Just like people, dogs can suffer from allergies if their immune system recognizes a common substance as harmful. Allergies can cause a variety of skin, digestive, or respiratory issues in your dog. Learn how switching to a raw diet can provide much-needed relief to your dog.
Can Dogs Have Allergies?
Just like in humans, allergies in dogs are caused by your dog’s immune system recognizing something in the environment as harmful. To try to protect itself, their body rebels causing different symptoms.
How Do Dog Allergies Develop?
Typically, an allergy develops over time. Whether environmental or food-based, when your dog is exposed to something, over time the symptoms may shift from subtle to unbearable for your dog.
In other cases, as in an allergy to flea saliva, a scary and dramatic response can sometimes be seen the first time your dog encounters something.
My male dog has horrendous food allergies to the point we were in a vet’s office every week. The day after switching him to Darwin’s his GI system was completely clear. After about a month his eyes weren’t red anymore and his fur was no longer pink. – Daniel N., Washington State
Types of Dog Allergies
There are all basically only two kinds of dog allergies– environmental and food1, but some of the most common substances that bother dogs are:
- Trees, Grass, Weeds, and Pollen
- Dust and Dust Mites
- Ingredients in the Food (corn, wheat, soy)
- Fleas or Flea-Control Products
- Household Cleaning Products
It is possible for your dog to be experiencing multiple kinds of allergies at once, which can make using the process of elimination to figure out what is bothering them extremely difficult.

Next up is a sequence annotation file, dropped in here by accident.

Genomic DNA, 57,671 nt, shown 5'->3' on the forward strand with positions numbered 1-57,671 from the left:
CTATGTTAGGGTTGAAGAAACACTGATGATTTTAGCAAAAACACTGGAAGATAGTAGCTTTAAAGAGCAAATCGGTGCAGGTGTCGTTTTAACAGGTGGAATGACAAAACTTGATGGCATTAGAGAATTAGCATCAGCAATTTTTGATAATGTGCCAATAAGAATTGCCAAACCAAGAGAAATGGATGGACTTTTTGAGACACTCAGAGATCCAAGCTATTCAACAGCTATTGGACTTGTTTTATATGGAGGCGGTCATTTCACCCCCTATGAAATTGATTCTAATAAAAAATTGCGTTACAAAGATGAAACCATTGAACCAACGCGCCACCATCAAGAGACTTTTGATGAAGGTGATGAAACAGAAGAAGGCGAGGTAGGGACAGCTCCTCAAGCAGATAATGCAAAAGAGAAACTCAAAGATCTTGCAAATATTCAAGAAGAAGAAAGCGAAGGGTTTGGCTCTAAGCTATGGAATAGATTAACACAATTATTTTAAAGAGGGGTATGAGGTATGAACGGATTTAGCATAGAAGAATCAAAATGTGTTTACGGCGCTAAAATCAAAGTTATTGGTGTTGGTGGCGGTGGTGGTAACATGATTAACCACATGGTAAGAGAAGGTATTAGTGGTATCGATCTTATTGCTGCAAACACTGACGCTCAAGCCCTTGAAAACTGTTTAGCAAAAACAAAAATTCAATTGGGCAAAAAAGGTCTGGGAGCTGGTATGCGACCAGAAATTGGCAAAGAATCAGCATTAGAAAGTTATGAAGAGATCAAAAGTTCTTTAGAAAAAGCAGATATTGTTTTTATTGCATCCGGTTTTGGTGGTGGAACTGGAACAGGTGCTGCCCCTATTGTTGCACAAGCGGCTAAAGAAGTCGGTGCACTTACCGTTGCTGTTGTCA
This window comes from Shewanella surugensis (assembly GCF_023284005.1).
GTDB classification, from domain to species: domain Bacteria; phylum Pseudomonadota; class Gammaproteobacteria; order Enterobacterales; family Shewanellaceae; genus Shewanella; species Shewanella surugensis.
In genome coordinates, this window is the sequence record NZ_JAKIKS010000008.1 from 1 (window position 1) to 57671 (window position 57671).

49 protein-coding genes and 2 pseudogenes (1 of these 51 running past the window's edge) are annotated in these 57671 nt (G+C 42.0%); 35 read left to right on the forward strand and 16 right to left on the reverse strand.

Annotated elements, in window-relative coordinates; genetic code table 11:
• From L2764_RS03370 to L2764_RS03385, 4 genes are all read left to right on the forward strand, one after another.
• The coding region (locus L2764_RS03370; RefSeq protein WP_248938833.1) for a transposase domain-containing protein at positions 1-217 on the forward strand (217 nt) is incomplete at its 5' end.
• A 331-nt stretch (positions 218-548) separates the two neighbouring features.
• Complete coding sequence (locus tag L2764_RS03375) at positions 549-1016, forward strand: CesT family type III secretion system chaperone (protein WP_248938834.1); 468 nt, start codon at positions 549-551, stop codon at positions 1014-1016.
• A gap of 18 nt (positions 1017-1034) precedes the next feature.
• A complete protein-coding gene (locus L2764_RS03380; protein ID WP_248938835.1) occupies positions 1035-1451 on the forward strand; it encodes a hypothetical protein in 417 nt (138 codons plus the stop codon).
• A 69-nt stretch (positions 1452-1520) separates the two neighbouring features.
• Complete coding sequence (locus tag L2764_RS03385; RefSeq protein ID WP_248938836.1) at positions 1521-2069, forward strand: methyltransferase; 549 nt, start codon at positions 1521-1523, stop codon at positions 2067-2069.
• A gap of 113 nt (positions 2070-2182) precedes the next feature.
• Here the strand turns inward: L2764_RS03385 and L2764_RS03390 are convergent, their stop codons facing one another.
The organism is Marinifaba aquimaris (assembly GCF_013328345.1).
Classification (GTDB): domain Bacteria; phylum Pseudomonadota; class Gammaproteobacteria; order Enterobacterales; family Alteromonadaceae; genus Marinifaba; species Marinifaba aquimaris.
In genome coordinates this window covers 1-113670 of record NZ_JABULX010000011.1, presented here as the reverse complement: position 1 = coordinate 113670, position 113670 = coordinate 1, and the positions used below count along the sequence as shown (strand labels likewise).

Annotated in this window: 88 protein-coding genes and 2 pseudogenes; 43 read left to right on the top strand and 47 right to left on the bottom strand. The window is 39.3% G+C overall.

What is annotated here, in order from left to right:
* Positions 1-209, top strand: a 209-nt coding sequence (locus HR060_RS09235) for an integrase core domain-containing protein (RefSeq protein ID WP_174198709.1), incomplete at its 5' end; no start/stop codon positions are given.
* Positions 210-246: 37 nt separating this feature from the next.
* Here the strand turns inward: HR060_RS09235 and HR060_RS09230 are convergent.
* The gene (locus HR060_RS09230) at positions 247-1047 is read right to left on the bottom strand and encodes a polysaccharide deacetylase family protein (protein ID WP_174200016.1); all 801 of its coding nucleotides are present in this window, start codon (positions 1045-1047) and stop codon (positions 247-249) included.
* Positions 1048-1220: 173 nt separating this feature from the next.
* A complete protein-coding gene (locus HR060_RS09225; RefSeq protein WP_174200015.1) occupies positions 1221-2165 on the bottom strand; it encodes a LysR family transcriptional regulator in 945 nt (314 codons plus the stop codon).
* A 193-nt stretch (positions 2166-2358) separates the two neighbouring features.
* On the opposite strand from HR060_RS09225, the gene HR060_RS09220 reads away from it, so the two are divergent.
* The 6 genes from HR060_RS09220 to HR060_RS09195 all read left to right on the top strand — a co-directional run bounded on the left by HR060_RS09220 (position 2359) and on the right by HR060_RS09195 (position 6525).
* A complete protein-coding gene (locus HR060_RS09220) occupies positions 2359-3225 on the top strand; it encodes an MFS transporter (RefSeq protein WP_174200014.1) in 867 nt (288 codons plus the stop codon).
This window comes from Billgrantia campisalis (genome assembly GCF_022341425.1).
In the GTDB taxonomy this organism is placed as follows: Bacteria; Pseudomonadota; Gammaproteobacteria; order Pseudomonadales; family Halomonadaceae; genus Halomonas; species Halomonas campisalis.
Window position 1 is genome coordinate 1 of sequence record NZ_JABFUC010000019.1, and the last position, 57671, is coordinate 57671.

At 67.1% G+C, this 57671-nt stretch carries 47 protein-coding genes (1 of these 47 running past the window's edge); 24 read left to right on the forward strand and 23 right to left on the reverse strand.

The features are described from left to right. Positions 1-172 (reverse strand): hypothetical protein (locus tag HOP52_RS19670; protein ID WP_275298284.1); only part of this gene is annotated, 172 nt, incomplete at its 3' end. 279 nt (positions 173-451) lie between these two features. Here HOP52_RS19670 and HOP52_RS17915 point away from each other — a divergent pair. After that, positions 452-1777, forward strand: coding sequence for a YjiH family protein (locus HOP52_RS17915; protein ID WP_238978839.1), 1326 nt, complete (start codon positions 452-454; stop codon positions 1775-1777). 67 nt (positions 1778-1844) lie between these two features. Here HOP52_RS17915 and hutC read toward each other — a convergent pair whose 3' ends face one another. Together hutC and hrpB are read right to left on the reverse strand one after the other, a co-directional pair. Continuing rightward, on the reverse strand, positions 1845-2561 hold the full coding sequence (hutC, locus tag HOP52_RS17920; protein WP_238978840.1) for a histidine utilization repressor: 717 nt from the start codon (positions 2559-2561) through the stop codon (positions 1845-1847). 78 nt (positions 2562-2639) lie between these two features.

No one knows your dog better than you. If you notice that your pet starts scratching, itching, or licking himself more than usual there is a good chance that they are suffering from allergies. Keeping watch over your dog, and intervening when his behavior seems to change. Mentioning the changes to your vet early on can sometimes prevent sensitivity from turning into a full-blown allergy.
It is also important to note when your dog’s allergies occur. Does your dog start to have reactions only, for example, in July and August? This might mean he has a seasonal allergy. Does your dog have frequent reactions? This can mean either he has become allergic to his food or there is something in your home 365 days a year that is irritating him2.
The symptoms of both kinds of allergies can be quite similar, making it hard to assume an allergy is food based or environmental based.
There are many ways vets address an allergy diagnosis, and depending on if you visit a traditional vet or a holistic vet3, the treatment they suggest will be different.
Having a strong immune system is one strong defense against fighting any allergic reaction. Feeding your pet a variety of meals that are well assimilated and naturally anti-inflammatory creates a foundation of good health, and is critical if your dog has either kind of allergy.
Treating an Environmental Allergy
If your dog has an environmental allergy, giving his immune and digestion systems as much support as possible is a real consideration if you want your dog to heal. A comprehensive raw diet can only help to strengthen your dog’s overall health and offer anti-inflammatory benefits.
Treating a Food Allergy
It’s estimated that only 10% of allergies in dogs are food based. The myth that “a dog should be kept on the same food for his whole life” was first introduced decades ago from large commercial pet food companies and has been debunked4.
In this way, dogs are just like us. We don’t eat only one food day after day after day for years because that wouldn’t be nutritionally sound. Just like humans, dogs need a well-balanced diet throughout their life to promote health and longevity.
A diet of all natural raw food provides your pet with a variety of meats and vegetables to keep their bodies nourished and their immune systems strong. The stronger the immune system, the better chance they have to fight off allergies on their own without medication.
All External Research Came From http://pets.webmd.com/dogs/allergies-dogs